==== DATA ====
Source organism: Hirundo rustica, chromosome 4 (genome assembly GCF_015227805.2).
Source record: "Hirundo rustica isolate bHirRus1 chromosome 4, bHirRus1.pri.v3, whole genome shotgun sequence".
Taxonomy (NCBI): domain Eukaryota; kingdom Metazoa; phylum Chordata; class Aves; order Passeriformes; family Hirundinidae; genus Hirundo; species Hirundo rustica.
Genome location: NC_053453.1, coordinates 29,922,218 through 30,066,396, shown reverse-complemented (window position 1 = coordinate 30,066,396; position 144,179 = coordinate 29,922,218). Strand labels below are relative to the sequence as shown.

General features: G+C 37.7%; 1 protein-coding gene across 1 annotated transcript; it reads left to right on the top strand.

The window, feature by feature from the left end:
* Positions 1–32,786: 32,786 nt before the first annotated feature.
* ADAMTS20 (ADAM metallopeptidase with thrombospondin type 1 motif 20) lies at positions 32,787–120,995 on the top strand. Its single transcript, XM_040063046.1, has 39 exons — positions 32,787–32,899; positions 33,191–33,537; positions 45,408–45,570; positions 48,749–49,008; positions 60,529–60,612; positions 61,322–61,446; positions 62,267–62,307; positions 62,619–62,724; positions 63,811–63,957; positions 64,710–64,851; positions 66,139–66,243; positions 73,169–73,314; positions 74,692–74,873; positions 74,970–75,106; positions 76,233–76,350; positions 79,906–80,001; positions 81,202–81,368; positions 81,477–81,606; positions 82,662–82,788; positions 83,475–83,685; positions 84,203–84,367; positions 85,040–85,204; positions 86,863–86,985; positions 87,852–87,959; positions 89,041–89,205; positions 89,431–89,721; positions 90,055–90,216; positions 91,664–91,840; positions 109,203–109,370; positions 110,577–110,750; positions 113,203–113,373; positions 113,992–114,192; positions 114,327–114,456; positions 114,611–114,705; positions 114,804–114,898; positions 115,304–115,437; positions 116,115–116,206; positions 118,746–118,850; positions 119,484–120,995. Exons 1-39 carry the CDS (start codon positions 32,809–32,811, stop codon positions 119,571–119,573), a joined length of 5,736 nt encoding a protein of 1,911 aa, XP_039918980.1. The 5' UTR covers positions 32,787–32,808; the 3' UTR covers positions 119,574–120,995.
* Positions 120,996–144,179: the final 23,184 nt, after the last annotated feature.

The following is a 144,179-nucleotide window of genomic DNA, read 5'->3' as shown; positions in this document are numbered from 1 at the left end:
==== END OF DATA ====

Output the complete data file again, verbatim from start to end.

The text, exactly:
Source organism: Hirundo rustica, chromosome 4 (genome assembly GCF_015227805.2).
Source record: "Hirundo rustica isolate bHirRus1 chromosome 4, bHirRus1.pri.v3, whole genome shotgun sequence".
Taxonomy (NCBI): domain Eukaryota; kingdom Metazoa; phylum Chordata; class Aves; order Passeriformes; family Hirundinidae; genus Hirundo; species Hirundo rustica.
Genome location: NC_053453.1, coordinates 29,922,218 through 30,066,396, shown reverse-complemented (window position 1 = coordinate 30,066,396; position 144,179 = coordinate 29,922,218). Strand labels below are relative to the sequence as shown.

General features: G+C 37.7%; 1 protein-coding gene across 1 annotated transcript; it reads left to right on the top strand.

The window, feature by feature from the left end:
* Positions 1–32,786: 32,786 nt before the first annotated feature.
* ADAMTS20 (ADAM metallopeptidase with thrombospondin type 1 motif 20) lies at positions 32,787–120,995 on the top strand. Its single transcript, XM_040063046.1, has 39 exons — positions 32,787–32,899; positions 33,191–33,537; positions 45,408–45,570; positions 48,749–49,008; positions 60,529–60,612; positions 61,322–61,446; positions 62,267–62,307; positions 62,619–62,724; positions 63,811–63,957; positions 64,710–64,851; positions 66,139–66,243; positions 73,169–73,314; positions 74,692–74,873; positions 74,970–75,106; positions 76,233–76,350; positions 79,906–80,001; positions 81,202–81,368; positions 81,477–81,606; positions 82,662–82,788; positions 83,475–83,685; positions 84,203–84,367; positions 85,040–85,204; positions 86,863–86,985; positions 87,852–87,959; positions 89,041–89,205; positions 89,431–89,721; positions 90,055–90,216; positions 91,664–91,840; positions 109,203–109,370; positions 110,577–110,750; positions 113,203–113,373; positions 113,992–114,192; positions 114,327–114,456; positions 114,611–114,705; positions 114,804–114,898; positions 115,304–115,437; positions 116,115–116,206; positions 118,746–118,850; positions 119,484–120,995. Exons 1-39 carry the CDS (start codon positions 32,809–32,811, stop codon positions 119,571–119,573), a joined length of 5,736 nt encoding a protein of 1,911 aa, XP_039918980.1. The 5' UTR covers positions 32,787–32,808; the 3' UTR covers positions 119,574–120,995.
* Positions 120,996–144,179: the final 23,184 nt, after the last annotated feature.

The following is a 144,179-nucleotide window of genomic DNA, read 5'->3' as shown; positions in this document are numbered from 1 at the left end: